- Have this slide up when students are arriving at the session and ask them to do this before you get started.
Briefly remind the students about the expectations at KS2.3 mins
Explain that this week the focus is on developing the students’ logical reasoning and debugging skills as well as helping them to become more familiar with Scratch.2 mins
Share these sample projects with the group and ask the students to identify what appears to be wrong/what could be developed.Tell them that they should Remix the projects and add features/fix the bugs, using logical reasoning to work out what needs to be changed.1hr+
Take some time to explain this task fully and give the students time to ask questions.It would be helpful to spend a bit of time talking about:How to create quality media (images/sound files), the implications of using bitmap/vector type images, and the file formats that can be used for images/audioWhat pseudo code is and why it can be a useful part of the process15 mins +
Explain that this is a very important part of the process and is based on a social-constructivist model of learningDon’t tell them, but in the next session they’re going to remix someone else’s project and develop it to include inputs/outputs and add features using variables (KS2 objectives)2 mins
EP404 Session 6 Computing Part II
DEBUGGING & LOGICAL REASONING
HELP ME SCRATCH
Add your LNG’s recommended Scratch resources to the
whole cohort Google doc at http://goo.gl/xSJUIw
If the resource has already been added by someone else there is
no need to add it again.
There is a link to this doc in the EP404 blog menu so you can now
use this list of resources to support your learning.
If you come across any other useful resources in future, add them
to the doc.
COMPUTING - KS1/KS2
Key stage 2
Pupils should be taught to:
design, write and debug programs that accomplish specific
goals, including controlling or simulating physical systems; solve
problems by decomposing them into smaller parts
use sequence, selection, and repetition in programs; work with
variables and various forms of input and output
use logical reasoning to explain how some simple algorithms work
and to detect and correct errors in algorithms and programs
understand computer networks including the internet; how they can
provide multiple services, such as the world wide web; and the
opportunities they offer for communication and collaboration
use search technologies effectively, appreciate how results are
selected and ranked, and be discerning in evaluating digital
select, use and combine a variety of software (including internet
services) on a range of digital devices to design and create a
range of programs, systems and content that accomplish given
goals, including collecting, analysing, evaluating and presenting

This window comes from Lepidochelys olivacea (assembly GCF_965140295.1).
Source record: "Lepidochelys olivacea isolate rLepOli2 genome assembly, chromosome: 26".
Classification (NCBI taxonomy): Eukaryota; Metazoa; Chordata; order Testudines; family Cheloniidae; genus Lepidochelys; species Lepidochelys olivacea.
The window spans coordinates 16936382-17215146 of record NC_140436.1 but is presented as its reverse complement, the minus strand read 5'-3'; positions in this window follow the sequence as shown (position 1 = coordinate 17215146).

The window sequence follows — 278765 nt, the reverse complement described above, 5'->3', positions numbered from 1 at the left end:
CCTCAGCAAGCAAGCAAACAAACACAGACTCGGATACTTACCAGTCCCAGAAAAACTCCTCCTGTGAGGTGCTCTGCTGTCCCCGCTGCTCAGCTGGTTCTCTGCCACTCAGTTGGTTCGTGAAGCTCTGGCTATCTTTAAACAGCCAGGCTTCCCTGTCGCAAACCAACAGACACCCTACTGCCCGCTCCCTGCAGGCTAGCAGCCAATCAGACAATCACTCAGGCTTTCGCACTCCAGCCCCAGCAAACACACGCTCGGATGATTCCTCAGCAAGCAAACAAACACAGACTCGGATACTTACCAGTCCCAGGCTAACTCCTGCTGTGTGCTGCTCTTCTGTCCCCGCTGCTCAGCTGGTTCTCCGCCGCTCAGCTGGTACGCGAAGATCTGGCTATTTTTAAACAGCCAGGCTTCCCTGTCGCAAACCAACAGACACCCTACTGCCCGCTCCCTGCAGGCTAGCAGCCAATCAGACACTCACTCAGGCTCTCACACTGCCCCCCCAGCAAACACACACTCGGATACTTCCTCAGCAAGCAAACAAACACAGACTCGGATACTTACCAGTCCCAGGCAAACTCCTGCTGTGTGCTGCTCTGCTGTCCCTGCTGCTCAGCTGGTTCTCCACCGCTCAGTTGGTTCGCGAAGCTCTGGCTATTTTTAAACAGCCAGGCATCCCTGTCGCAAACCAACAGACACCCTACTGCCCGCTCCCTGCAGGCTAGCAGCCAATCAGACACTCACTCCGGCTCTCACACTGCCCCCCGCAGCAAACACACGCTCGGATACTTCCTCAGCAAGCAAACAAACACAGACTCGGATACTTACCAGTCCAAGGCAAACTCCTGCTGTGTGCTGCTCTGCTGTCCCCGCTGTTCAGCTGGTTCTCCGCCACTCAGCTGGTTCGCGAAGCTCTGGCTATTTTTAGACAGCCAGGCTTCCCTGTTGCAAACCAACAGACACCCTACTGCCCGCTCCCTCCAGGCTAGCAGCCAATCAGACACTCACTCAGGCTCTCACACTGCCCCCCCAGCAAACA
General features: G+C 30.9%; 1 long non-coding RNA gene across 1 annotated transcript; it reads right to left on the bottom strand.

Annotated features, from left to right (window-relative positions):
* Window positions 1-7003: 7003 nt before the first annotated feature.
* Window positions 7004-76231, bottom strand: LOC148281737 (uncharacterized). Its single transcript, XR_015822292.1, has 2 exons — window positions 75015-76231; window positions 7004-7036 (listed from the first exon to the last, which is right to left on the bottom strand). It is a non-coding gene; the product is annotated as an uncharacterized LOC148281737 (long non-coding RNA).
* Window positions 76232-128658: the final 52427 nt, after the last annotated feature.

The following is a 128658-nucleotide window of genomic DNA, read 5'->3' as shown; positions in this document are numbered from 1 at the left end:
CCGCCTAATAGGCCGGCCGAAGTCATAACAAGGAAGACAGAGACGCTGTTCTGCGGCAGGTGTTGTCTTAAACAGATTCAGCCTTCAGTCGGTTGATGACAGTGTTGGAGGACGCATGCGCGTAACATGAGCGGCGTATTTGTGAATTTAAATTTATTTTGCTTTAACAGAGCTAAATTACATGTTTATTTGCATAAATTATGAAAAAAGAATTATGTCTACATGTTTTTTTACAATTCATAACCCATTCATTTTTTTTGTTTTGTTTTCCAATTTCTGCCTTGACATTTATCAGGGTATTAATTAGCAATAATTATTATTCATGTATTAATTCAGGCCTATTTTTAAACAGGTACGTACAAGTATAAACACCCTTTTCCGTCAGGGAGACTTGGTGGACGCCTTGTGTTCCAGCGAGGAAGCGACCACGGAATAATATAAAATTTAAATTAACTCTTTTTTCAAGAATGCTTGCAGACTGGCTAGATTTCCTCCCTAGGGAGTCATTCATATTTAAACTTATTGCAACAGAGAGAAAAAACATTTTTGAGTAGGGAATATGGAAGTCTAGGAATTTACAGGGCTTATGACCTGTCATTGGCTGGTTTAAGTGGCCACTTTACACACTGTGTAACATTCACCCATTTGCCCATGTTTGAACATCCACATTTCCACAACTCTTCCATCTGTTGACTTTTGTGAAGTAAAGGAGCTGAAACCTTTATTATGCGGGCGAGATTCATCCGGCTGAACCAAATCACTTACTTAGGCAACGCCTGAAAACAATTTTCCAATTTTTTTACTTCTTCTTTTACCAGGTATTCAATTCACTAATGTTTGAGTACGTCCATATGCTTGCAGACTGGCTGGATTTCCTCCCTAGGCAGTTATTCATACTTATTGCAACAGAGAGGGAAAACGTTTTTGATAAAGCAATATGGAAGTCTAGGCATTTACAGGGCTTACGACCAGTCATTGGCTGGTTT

data and information
use technology safely, respectfully and responsibly; recognise
acceptable/unacceptable behaviour; identify a range of ways to
report concerns about content and contact.
This game works but it could so with some
Can you award the user a point for every
apple they catch in the basket? Can you add a
GAME OVER background and switch to this
when three apples have hit the ground?
This game is simple right? Just click the label
that matches the picture shown in the middle.
Uh oh! Someone’s messed up the code! Can
you fix it? Use the comments to help you work
out what is wrong.
BACKUP OR IT’S GAME OVER!
We strongly advise you to keep backups of any important project
that you produce using Scratch. To do this, when you’re in the
editor view, click File > Download to your computer. We
recommend that you keep multiple backups of your project as it
develops. You might name these files using the current date/time
so that you can easily locate the right file should you need it.
We also advise you to keep backups of any media files that you
produce for use in your Scratch projects.
Design a simple matching game for young children.
1. First come up with a concept for the game (e.g. match the labels
to the pictures of animals, using audio narration for pre-readers).
2. Then, working on paper, plan out the functionality of the game.
3. Work out what media resources will be needed (i.e.
4. Write some pseudo code (e.g. a flow chart) as a group to begin
to work out how you will code the game.
You will each create a version of this game, starting in the session
next week and then completing as an individual follow up task before
the following session.
Read p1-11 of Brennan, K. & Resnick, M. (2012) New frameworks
for studying and assessing the development of computational
Shortened URL: http://goo.gl/hKpudx
Friday 6th December 11-1pm in C122
Whole cohort input by Daryl Bailey
NB: This replaces your usual Friday session that week.
Your attendance at this input will have a significant impact on your
ability to select an appropriate context for the assessment task.